FIG. 4 is a vertical section taken generally along line 4--4 of FIG. 2.
Referring to the drawings in greater detail, and first to FIG. 1, an electrical connector assembly, generally designated 10, is shown to include a common or main housing, generally designated 12. The electrical connector assembly is an input-output connector for coupling a plurality of conductors with an electronic component. As illustrated in FIG. 1, the conductors are conventional discrete insulated conductor wires, including three data transmission wires 14, and two power transmission wires 16. Theelectronic component is shown in the form of a conventional printed circuitboard 18 having circuit traces thereon. As shown in the aforesaid U.S. Pat.No 5,125,846, an integrated circuit chip 52 is mounted on top of printed circuit board 18, generally at a central location thereof.
Connector assembly 10 may be mounted on a supporting substrate 20. Housing 12 includes a plurality of resilient latch arms 22 having inwardly directed latch hooks 24 for snapping over the top of printed circuit board18 to hold the printed circuit board in an assembled position spaced above substrate 20 and data and power transmission lines 14 and 16, respectively. As shown in the aforesaid U.S. Pat. No. 5,125,846, conventional insulation displacement/surface mount type terminals (only one is shown in FIG. 1) are mounted within housing 12 and interconnect thedata and power conductor wires to circuit traces on circuit board 18. A connector, generally designated 26, may be terminated to data and power transmission wires 14 and 16, respectively, whereby the data and power lines can be readily coupled to a complementary electrical connector (not shown).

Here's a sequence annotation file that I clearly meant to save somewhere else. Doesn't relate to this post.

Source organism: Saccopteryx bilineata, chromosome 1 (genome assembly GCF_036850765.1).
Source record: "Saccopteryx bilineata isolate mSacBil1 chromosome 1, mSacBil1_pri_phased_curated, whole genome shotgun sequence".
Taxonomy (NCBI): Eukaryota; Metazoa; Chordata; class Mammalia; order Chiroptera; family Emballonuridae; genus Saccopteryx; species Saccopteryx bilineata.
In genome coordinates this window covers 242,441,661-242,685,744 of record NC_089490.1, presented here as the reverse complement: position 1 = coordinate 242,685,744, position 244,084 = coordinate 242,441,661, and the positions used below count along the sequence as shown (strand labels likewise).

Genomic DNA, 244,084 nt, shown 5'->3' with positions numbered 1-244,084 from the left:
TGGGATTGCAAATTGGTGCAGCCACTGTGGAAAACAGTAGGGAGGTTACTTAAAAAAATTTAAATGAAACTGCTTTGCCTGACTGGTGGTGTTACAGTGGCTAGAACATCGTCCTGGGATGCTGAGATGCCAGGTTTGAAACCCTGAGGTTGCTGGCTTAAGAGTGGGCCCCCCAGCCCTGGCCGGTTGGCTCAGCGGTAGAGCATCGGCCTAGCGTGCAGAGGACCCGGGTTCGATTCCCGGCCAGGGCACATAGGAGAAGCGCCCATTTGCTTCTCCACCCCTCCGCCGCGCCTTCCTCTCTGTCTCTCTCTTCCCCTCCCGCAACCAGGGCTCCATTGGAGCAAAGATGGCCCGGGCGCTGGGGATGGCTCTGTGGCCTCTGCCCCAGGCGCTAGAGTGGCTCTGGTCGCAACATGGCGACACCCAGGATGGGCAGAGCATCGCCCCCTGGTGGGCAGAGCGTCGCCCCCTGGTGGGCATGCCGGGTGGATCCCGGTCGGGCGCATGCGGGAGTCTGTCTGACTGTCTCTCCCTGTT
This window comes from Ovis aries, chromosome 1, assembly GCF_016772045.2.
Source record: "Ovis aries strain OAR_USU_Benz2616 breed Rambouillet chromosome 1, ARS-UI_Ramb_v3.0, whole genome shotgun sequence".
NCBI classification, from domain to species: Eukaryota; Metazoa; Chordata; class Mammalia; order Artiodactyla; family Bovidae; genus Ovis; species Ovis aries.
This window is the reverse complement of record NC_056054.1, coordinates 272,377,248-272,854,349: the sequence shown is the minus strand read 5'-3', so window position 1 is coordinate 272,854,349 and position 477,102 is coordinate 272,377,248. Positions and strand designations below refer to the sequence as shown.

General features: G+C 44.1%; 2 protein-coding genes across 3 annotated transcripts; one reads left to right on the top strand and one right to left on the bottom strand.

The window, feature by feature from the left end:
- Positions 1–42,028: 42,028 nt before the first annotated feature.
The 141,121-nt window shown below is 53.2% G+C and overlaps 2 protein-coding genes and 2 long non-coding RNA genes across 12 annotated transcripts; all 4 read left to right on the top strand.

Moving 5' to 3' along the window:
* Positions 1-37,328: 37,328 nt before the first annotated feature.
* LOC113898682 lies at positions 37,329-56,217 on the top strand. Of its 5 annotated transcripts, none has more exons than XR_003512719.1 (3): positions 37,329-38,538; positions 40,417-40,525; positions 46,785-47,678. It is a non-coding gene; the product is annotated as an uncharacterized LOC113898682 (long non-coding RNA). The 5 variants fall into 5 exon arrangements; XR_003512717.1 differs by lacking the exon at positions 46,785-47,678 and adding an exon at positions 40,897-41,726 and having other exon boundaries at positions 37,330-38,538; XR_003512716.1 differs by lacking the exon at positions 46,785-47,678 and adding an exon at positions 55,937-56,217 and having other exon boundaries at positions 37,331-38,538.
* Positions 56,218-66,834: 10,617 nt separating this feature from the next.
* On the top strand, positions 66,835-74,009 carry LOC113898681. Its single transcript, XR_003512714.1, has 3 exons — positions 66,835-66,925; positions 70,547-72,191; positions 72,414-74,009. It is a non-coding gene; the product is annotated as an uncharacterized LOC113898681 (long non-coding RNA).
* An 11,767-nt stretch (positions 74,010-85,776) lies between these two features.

Connector assembly can be used for distributing power and data through an electrical apparatus requiring such distribution. Control electronics froma control station run through a machine in data and power transmission lines 14 and 16, respectively. Connector assembly 10 includes terminals which terminate the lines to circuit traces on printed circuit board 18, and the centrally located IC chip distributes the power and data to various devices in the machine through a plurality of data connectors, generally designated 30, and power connectors, generally designated 32. The data and power connectors are electrically coupled to various devices such as motors, audible and visual indicating means, and the like, on the machine. For instance, the control electronics may include an actuator to change the degree of reduction of a copy machine from an original copy sheet. The IC chip on printed circuit board 18 will tell a motor on the machine its respective function, through one of connectors 30 and 32 leading to the particular motor.